5. Roderick Frazier Nash-Wilderness and the American Mind
Looking for something a bit more on the philosophical side of things but still want to read about the outdoors? This is the book for you. The concept of wilderness has been central to American identity from the time William Bradford, through the frontier and Manifest Destiny, to John Muir and Teddy Roosevelt, to the modern environmental movement today. This essay collection discusses these changing attitudes and perceptions of wilderness in the American mind – an area of interest of mine that I discussed at length in my last field exam. I found this book fascinating, but I will warn you this is the most challenging read on this list. That being said, anyone up for the challenge will be rewarded with a deeper understanding of the past, present, and possible future(s) of wilderness in the American mind.
4. Terry Tempest Williams-Refuge
This list seeming a bit too male-centered for your taste? Then this is the book for you, and it is nothing short of a masterpiece. This beautiful memoir tells the story of the women in the Williams family and their strong bond to the natural world, specifically the bird sanctuary of Utah’s Salt Lake. This memoir examines the possible connections between the years of nuclear testing nearby, an ailing Lake, and the breast cancer that has run rampant in the women of her family while questioning the femininity of her Mormon upbringing that taught her to “keep quiet and not cause any trouble.” This book’s views on life, death, humanity, and the natural world are nothing short of stunning and beautifully poetic; this is one of those books I would recommend to any human being. Want to read about more women in the outdoors? Check out Modern Huntsman’s Volume Four: The Women’s Issue.
3. Chris Dombrowski-Body of Water: A Sage, a Seeker, and the World’s Most Alluring Fish
Speaking of poets, a common comment I’ve heard about poet Chris Dombrowski’s Body of Water is that they wish more poets would write books, and I tend to agree. Curious about how the bonefish went from a little known trash fish to a billion dollar industry? This book answers this question, telling the tale with a full cast of characters in a piece of poetic journalism. Be warned though, you may find yourself booking a guide to the warm waters of the Bahamas before you finish it.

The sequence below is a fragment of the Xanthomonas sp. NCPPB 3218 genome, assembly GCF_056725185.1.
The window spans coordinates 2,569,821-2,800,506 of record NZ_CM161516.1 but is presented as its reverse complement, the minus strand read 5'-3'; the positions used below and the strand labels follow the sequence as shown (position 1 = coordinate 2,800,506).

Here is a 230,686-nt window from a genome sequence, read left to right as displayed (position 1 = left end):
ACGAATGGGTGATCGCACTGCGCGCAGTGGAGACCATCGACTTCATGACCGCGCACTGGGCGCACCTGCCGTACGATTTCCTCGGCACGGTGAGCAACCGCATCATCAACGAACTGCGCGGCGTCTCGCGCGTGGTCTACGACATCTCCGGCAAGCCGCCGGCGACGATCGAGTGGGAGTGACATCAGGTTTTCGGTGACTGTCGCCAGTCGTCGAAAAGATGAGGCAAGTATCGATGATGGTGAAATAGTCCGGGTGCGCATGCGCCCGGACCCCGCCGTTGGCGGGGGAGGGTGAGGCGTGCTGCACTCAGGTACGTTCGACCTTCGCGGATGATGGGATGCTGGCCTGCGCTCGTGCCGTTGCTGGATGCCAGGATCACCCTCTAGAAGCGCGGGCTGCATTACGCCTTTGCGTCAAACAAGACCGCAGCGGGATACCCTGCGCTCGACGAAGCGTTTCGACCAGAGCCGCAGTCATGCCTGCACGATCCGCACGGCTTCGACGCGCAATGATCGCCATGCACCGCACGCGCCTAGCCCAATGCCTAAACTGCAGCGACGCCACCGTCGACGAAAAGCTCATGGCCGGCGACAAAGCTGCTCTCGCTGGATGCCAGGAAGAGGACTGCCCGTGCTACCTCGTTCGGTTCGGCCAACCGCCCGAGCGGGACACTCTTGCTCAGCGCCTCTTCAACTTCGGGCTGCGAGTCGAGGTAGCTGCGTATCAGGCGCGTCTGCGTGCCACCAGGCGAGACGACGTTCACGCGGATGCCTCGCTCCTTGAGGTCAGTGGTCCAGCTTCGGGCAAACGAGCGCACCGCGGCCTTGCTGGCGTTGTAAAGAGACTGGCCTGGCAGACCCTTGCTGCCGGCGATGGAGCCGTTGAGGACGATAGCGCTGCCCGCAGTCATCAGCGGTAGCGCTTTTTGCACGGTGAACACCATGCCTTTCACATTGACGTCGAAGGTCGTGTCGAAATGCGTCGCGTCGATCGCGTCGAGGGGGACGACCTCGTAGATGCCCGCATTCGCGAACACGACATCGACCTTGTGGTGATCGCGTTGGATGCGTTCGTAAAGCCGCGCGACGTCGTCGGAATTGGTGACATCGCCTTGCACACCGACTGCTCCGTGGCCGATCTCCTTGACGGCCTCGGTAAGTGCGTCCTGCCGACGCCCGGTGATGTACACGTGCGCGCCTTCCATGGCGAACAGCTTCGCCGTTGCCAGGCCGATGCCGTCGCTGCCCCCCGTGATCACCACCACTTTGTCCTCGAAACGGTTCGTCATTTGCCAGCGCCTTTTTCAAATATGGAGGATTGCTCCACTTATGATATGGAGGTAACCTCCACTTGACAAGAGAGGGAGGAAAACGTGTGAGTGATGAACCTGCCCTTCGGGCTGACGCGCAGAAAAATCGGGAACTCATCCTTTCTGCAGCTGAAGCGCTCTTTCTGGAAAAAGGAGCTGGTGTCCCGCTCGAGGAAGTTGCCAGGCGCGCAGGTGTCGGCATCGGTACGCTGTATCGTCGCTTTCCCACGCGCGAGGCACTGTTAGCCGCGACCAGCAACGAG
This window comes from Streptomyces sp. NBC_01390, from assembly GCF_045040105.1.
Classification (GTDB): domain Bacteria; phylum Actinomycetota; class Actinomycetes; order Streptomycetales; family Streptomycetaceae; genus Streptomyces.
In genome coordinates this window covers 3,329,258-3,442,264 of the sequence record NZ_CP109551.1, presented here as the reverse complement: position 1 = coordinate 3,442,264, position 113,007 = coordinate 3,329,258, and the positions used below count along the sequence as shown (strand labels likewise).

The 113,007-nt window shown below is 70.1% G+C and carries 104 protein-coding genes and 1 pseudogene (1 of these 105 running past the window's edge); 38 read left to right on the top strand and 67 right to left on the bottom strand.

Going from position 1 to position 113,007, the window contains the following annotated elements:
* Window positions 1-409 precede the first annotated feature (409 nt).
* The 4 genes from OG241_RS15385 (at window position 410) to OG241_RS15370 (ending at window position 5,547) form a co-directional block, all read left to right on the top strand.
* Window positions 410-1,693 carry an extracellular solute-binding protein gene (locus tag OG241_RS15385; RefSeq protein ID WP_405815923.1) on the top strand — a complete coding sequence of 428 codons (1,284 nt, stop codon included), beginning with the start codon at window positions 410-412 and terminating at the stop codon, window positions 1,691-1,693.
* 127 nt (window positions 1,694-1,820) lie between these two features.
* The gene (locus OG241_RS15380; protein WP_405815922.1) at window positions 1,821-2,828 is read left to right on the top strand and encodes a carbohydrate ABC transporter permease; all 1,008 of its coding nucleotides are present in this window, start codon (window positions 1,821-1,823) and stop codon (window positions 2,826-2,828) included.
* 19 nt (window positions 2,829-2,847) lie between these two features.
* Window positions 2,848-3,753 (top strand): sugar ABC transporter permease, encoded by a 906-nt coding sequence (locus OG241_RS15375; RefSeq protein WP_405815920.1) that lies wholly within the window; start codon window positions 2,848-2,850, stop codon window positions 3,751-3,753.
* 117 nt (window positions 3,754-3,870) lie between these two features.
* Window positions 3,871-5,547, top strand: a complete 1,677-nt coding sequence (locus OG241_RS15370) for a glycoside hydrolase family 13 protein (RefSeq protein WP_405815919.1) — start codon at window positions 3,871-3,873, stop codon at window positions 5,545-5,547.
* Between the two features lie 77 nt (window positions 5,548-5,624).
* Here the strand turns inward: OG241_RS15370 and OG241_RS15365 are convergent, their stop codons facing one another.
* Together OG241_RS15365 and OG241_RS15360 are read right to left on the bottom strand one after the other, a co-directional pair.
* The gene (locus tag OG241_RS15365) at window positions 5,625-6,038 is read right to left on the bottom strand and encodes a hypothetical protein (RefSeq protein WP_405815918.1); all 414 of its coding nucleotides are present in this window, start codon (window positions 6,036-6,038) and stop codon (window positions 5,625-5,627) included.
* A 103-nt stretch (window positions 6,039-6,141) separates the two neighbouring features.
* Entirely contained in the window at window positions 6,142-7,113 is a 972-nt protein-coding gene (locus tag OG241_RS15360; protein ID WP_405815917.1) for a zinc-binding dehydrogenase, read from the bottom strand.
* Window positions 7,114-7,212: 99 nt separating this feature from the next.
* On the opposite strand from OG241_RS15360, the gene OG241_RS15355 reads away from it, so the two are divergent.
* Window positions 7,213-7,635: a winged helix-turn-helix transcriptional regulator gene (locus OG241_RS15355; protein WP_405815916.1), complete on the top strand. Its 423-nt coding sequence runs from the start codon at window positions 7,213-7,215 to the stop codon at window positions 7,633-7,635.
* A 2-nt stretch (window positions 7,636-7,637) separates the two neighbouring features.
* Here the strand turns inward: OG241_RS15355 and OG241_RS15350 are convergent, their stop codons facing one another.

2. Mark Kenyon-That Wild Country
If you listen to Kenyon’s podcast, Wired to Hunt, you know he loves public land about as much as he loves hunting whitetails. With this in mind, you shouldn’t be surprised to know he recently wrote a book about various trips he has taken on public over the years. Kenyon’s book details the history and constant push-pull of public lands in America since its inception while layering his own personal narratives that demonstrate how public land has shaped his identity and relationship to the natural world. The title comes from a quote by Wallace Stegner, a man who once called public land America’s Best idea: “We simply need that wild country available to us, even if we never do more than drive to its edge and look in. For it can be a means of reassuring ourselves of our sanity as creatures, a part of the geography of hope.” By the end, you will be enveloped by this geography of hope, proud to be a public land owner, and maybe even be planning a trip somewhere to enjoy the 610 million acres of public land available to us all. This book would pair well with Wilderness in the American Mind.
1. Dean Kuipers-The Deer Camp
This is a book I stumbled upon on total accident while impulsively ordering some books late at night and has quickly become one of my favorite books. Kuipers has been writing about environmental issues and music for decades, and it shows in this memoir that is equal parts intelligent, well-written, and emotionally intense. It is mostly about the family’s relationship to Dean’s father, a man he describes as “good at hunting and fishing and not much else that makes a good father or husband.” Dean and his brothers were hardly seeing him when he purchased a chunk of land to hunt on “for the family.” In the spirit of Aldo Leopold, the family dynamic begins to change in miraculous ways while restoring that plot of land, and Kuipers also explores the reasoning for why and how this could be possible, borrowing concepts from ecopsychology and even evolutionary biology. It is a wonderful story of fatherhood, redemption and love, both familial and for nature. This book is for anyone with memories of cold mornings in a blind with their dad and brothers and will have you daydreaming about deer seasons past and future and the people you may spend them with.
If you read any of these, I hope you enjoy them as much as I have! Forget a favorite or have a book you think I should check out? Drop me a comment below.